What is engineering physics
Engineering Physics is a unique branch of engineering discipline with a combination of physics, mathematics, electrical engineering and other advanced technology subjects. Graduates in Engineering Physics are provided with a strong base in the science & physics with engineering. Basically we can say that it is a systems approach to engineering. Graduate in engineering physics are prepared to find solutions for complex technological problems in nuclear science, aerospace, computing, etc. Most of the curriculum in engineering physics have strong emphasis on advanced mathematics, chemistry and physics. They are rigorous too. Some of the curriculum also provide insights on material sciences, electronics, computer systems and optics as well.
Branches of physics
Physics deals with the combination of matter and energy. It also deals with a wide variety of systems, about which theories have been developed that are used by physicists. In general, theories are experimentally tested numerous times before they are accepted as correct as a description of Nature (within a certain domain of validity). For instance, the theory of classical mechanics accurately describes the motion of objects, provided they are much larger than atoms and moving at much less than the speed of light.
Statics is the branch of mechanics that is concerned with the analysis of loads (force and torque, or “moment”) acting on physical systems that do not experience an acceleration (a=0), but rather, are in static equilibrium with their environment.
The application of Newton’s second law to a system gives:
Where bold font indicates a vector that has magnitude and direction. F is the total of the forces acting on the system, m is the mass of the system and a is the acceleration of the system. The summation of forces will give the direction and the magnitude of the acceleration will be inversely proportional to the mass. The assumption of static equilibrium of a = 0 leads to:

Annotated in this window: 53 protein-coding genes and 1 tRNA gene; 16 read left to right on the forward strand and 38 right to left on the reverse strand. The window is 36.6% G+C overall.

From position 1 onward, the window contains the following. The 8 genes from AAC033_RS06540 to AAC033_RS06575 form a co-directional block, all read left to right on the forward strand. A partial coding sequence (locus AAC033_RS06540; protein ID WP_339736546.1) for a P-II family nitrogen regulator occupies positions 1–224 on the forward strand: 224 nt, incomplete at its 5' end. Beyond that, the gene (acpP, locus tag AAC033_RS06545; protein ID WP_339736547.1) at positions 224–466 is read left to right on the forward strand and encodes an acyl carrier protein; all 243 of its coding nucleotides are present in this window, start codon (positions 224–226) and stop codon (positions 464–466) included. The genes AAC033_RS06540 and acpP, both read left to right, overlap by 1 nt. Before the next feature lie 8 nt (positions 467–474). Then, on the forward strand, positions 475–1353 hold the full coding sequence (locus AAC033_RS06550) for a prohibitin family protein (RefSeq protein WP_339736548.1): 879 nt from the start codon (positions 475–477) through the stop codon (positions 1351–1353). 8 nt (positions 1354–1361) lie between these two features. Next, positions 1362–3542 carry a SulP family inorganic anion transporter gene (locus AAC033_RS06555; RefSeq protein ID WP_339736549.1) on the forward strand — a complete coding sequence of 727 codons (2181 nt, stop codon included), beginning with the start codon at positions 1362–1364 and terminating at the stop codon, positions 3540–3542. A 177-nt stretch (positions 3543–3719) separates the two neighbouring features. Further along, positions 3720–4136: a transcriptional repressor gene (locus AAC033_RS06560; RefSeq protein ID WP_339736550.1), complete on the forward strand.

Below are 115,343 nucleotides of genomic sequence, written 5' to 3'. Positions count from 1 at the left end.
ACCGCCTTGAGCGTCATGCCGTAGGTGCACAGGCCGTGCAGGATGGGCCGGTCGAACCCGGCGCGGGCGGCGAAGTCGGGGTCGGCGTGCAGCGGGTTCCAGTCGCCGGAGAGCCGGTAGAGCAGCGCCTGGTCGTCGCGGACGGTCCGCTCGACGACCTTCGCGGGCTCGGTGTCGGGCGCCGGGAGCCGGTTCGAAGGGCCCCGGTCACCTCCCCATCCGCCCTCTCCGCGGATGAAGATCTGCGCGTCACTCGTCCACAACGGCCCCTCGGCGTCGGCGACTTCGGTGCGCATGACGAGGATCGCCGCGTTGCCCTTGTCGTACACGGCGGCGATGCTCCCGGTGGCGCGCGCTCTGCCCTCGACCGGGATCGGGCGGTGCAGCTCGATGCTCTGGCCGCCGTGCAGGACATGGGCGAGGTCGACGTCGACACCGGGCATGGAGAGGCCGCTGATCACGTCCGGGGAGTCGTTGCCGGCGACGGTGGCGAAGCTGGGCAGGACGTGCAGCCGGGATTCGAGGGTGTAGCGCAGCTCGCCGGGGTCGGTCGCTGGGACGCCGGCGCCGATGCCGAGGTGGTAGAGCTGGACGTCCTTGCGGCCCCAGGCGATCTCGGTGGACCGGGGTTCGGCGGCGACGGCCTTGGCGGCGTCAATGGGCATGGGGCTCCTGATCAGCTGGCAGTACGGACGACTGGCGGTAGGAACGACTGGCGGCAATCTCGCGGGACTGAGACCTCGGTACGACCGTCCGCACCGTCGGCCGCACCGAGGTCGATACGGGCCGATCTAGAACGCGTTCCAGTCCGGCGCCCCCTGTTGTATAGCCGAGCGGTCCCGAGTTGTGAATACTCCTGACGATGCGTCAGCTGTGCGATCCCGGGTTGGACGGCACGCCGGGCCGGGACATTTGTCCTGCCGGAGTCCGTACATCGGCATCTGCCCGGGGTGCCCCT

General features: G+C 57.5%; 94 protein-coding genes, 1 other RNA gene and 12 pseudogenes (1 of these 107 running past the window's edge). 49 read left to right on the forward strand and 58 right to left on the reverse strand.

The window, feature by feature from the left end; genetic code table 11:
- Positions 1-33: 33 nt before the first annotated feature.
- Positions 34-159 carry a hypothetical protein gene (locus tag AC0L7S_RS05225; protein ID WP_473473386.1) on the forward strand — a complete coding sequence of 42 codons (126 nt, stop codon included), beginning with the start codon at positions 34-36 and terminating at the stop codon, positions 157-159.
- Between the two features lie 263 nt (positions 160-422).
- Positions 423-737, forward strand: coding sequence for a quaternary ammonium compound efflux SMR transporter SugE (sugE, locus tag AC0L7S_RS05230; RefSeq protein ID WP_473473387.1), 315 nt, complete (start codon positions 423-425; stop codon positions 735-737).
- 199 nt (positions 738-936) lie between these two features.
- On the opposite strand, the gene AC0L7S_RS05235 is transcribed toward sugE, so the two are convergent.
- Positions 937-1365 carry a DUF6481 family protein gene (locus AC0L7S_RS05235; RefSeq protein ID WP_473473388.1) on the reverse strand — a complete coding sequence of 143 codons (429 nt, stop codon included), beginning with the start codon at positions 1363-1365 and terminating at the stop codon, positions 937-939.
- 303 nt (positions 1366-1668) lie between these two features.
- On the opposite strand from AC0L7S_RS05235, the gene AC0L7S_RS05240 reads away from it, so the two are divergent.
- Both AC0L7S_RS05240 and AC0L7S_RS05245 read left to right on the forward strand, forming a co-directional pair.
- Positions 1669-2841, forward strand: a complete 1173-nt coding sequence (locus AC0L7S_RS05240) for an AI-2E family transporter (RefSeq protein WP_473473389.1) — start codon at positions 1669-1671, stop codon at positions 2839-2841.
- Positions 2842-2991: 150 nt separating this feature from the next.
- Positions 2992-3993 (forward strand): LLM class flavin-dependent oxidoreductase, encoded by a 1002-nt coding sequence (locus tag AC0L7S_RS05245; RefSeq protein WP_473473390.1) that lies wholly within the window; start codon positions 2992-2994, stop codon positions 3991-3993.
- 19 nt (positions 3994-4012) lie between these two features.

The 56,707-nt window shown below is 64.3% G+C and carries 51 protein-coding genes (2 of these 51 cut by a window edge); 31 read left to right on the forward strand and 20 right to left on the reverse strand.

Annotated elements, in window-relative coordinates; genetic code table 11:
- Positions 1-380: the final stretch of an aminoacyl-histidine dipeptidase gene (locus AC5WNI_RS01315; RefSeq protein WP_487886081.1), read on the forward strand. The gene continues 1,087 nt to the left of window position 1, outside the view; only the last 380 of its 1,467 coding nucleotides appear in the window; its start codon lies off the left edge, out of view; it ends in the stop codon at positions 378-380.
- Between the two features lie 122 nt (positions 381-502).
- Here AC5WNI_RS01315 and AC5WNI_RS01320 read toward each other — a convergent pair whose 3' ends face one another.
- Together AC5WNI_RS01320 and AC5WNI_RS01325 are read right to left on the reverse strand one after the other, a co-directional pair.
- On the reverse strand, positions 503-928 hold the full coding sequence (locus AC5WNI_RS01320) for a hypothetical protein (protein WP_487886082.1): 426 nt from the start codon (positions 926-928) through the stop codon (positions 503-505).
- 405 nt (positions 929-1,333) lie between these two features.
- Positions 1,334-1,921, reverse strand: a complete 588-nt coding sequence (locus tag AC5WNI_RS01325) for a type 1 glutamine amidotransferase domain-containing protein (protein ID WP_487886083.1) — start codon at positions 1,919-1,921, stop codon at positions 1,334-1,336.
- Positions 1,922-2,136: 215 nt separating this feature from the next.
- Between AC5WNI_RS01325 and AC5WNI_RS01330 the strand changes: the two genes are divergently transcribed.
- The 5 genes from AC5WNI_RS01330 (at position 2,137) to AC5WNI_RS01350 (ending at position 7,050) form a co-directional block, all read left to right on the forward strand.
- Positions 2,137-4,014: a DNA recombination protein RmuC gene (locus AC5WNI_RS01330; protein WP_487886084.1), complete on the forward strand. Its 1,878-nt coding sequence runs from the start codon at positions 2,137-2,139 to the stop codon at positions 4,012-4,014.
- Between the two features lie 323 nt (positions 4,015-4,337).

The summation of forces, one of which might be unknown, allows that unknown to be found. Likewise the application of the assumption of zero acceleration to the summation of moments acting on the system leads to:
Here, M is the summation of all moments acting on the system, I is the moment of inertia of the mass and α = 0 the angular acceleration of the system, which when assumed to be zero leads to:
The summation of moments, one of which might be unknown, allows that unknown to be found. These two equations together, can be applied to solve for as many as two loads (forces and moments) acting on the system.
From Newton’s first law, this implies that the net force and net torque on every part of the system is zero. The net forces equaling zero is known as the first condition for equilibrium, and the net torque equaling zero is known as the second condition for equilibrium. See statically indeterminate.
Linear and rotational dynamics
The study of dynamics falls under two categories: linear and rotational. Linear dynamics pertains to objects moving in a line and involves such quantities as force, mass/inertia, displacement (in units of distance), velocity (distance per unit time), acceleration (distance per unit of time squared) and momentum (mass times unit of velocity).
Kinematics is a branch of classical mechanics that describes the motion of points, bodies (objects), and systems of bodies (groups of objects) without considering the forces that caused the motion.Kinematics, as a field of study, is often referred to as the “geometry of motion” and is occasionally seen as a branch of mathematics.
Quantum mechanics is the branch of physics treating atomic and subatomic systems and their interaction with radiation. It is based on the observation that all forms of energy are released in discrete units or bundles called “quanta”. Remarkably, quantum theory typically permits only probable or statistical calculation of the observed features of subatomic particles, understood in terms of wave functions.